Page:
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[Commlist] CFP New Media & Society Special Issue: The Future of Mobile Communication Research
Sun Nov 08 23:16:38 GMT 2020
Special Issue: The Future of Mobile Communication Research A Tribute to
Call for papers for a special issue of New Media & Society, Volume 24, 2022.
Guest editors (ordered alphabetically by last name) • Scott W. Campbell,
Constance F. and Arnold C. Pohs Professor of Telecommunications, Dept.
of Communication and Media, University of Michigan • Adriana de Souza
e Silva, Professor, Dept. of Communication, North Carolina State
University • Leopoldina Fortunati, Professor, Dept. of Mathematics,
Computer Science, and Physics, University of Udine • Gerard Goggin,
Professor, Wee Kim Wee School of Communication and Information, Nanyang
Overview In recent decades mobile communication has become central to
how people navigate and experience everyday social life. As mobile
phones diffused globally in the 1990s, scholars began investigating
changes in how people relate to distant and proximal others, as well as
the physical surroundings. Among the first was Rich Ling, a sociologist
with one foot in industry and the other in academia. Throughout his
career as a researcher with Norway’s Telenor Group and a faculty member
at universities around the world, Rich Ling has contributed to the
foundation of the emerging field of Mobile Media and Communication.
In light of Ling’s approaching retirement as an endowed professor at
Nanyang Technological University, this special issue pays tribute to his
scholarly contributions as we look to the future of mobile communication
research. It is no stretch to suggest that Rich Ling is one of the most
prolific and influential scholars of mobile communication. He wrote the
first single-authored book on the social consequences of mobile
communication, The Mobile Connection (2004, Morgan Kaufmann), which
remains one of the most heavily cited volumes on the subject. His second
book, New Tech, New Ties (2008, MIT Press) reveals how the ritualistic
use of mobile media facilitates cohesion in the intimate sphere of
friends and family. He extended this analysis in his subsequent book,
Taken for Grantedness (2012, MIT Press), which offers a broader
theoretical framework explaining how mobile communication has become
embedded in the social structure. Along with these and other books, Ling
has also published hundreds of journal articles, book chapters, and
industry/policy reports on the uses and consequences of mobile media and
In addition to his own scholarship, Rich Ling’s influence in the field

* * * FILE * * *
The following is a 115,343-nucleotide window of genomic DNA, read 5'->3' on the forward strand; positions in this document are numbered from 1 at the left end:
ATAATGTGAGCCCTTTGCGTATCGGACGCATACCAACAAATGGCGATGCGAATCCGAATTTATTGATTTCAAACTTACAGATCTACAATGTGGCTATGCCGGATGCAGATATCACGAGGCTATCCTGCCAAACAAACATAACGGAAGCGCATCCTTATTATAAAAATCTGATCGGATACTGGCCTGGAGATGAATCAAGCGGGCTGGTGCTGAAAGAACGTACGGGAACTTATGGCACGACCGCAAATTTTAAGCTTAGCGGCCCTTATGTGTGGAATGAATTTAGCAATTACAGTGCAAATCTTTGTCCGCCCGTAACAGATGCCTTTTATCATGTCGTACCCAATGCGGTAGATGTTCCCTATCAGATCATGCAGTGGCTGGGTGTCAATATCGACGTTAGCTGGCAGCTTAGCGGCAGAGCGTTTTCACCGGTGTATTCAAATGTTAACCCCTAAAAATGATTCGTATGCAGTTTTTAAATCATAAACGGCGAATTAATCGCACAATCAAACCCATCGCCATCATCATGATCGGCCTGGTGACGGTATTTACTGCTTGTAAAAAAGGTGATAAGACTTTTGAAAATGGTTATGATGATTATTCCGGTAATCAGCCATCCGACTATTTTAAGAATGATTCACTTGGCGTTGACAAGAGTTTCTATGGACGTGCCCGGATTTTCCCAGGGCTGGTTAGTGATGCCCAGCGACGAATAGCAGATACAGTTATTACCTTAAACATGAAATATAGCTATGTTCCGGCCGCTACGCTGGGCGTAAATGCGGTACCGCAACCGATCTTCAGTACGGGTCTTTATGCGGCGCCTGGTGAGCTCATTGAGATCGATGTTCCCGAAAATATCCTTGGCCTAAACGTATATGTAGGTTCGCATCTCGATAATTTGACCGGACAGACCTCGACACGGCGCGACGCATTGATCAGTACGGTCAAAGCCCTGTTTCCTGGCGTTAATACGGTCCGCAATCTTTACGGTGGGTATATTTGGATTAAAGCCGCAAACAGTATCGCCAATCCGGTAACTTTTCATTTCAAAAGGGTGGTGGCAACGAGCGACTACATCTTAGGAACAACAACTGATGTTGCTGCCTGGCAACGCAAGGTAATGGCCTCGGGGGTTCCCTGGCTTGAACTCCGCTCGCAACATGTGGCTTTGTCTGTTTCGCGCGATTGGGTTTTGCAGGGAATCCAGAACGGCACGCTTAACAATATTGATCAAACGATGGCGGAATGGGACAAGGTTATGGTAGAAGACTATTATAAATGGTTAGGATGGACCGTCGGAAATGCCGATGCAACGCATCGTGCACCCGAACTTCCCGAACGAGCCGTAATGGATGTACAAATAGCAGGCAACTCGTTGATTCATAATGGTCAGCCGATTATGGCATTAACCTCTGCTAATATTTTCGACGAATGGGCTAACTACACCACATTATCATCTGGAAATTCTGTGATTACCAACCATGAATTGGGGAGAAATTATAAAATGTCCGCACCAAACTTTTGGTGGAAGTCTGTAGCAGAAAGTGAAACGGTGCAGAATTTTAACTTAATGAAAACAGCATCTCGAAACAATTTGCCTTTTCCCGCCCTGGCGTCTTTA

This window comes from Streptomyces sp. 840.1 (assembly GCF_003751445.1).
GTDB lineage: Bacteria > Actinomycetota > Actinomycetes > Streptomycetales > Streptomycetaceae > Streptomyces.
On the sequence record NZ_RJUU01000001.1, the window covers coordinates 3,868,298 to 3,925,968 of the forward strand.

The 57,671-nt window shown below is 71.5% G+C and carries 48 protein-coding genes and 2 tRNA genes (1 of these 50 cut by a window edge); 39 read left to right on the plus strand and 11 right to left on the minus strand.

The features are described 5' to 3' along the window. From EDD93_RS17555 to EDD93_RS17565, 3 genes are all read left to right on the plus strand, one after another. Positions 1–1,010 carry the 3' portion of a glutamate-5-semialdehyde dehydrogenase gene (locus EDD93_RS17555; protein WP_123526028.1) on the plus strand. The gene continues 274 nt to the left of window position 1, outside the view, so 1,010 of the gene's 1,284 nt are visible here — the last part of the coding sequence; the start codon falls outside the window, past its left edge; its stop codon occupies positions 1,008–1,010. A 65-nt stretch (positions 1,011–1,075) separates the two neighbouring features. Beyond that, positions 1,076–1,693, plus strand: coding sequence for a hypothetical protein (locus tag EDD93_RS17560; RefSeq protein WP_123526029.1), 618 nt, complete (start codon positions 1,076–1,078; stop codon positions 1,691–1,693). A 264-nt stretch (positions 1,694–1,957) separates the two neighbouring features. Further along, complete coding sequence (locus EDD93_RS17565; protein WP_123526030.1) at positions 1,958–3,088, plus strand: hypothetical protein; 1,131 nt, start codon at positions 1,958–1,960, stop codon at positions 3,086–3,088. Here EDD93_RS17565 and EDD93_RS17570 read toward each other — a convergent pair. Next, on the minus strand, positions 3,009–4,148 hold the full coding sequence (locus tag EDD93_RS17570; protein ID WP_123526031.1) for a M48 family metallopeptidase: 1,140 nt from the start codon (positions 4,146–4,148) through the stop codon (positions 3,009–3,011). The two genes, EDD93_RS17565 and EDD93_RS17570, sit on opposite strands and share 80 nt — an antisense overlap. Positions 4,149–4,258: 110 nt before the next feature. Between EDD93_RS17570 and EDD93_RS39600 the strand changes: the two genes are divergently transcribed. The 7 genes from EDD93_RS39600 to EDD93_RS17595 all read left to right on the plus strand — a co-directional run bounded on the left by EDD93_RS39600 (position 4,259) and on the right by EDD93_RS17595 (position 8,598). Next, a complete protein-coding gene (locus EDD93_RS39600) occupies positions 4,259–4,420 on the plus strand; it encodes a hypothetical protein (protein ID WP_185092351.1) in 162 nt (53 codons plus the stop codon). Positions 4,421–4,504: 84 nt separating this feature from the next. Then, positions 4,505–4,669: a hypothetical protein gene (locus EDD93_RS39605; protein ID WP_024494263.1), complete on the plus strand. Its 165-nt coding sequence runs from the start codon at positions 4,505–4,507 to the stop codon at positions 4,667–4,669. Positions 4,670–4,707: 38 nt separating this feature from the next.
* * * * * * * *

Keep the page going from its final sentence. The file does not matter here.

is evident through his leadership, serving as editor of many volumes,
editor of Journal of Computer-Mediated Communication, and founding
co-editor of the journal Mobile Media and Communication. Ling is also
recognized for being a generous mentor, providing opportunities for new
generations of scholars to become active in the field. As such, Rich
Ling’s contributions not only shape the past but also strongly influence
the future of mobile communication scholarship.
This special issue seeks papers that envision the future of mobile
communication scholarship in the light of Ling’s contributions to
research and theory. While articles should primarily raise and address
questions about future scholarship in the field, they should also be, at
least to some extent, grounded in some aspect of Ling’s work.
Submissions can focus on different types of topics and approaches.
Articles may centrally address future directions in research questions
pursued, theory, methods, or other aspects of mobile communication
scholarship. We are also open to different types of manuscripts, ranging
from theoretical essays, empirical investigations, critical/cultural
analysis, and other forms of scholarship.
Submission Proposals of no more than 1,000 words should include a brief
abstract and a clear explanation of the main argument and how the full
submission would contribute to the aims of this special issue.
Please email your proposal to (Future.of.Mobile.NMS /at/ gmail.com) no later
than December 30, 2020. Authors can expect feedback on their proposal by
February 1, 2021 and invited paper submissions will be due May 1, 2021.
Invited submissions will undergo peer review following the usual
procedures of New Media & Society. Approximately 10-12 papers will be
sent out for full review. Therefore, the invitation to submit a full
article does not guarantee acceptance into the special issue. Full
articles will need to follow the New Media & Society submission
guidelines. The special issue is scheduled for publication in Volume 24
References Ling, R. (2004). The mobile connection: The cell phone’s
impact on society. San Francisco, CA: Morgan Kaufman Publishers. Ling,
R. (2008). New tech, new ties: How mobile communication is reshaping
social cohesion. Cambridge, MA: MIT Press. Ling, R. (2012). Taken for
grantedness: The embedding of mobile communication into society.
Cambridge, MA; MIT Press.
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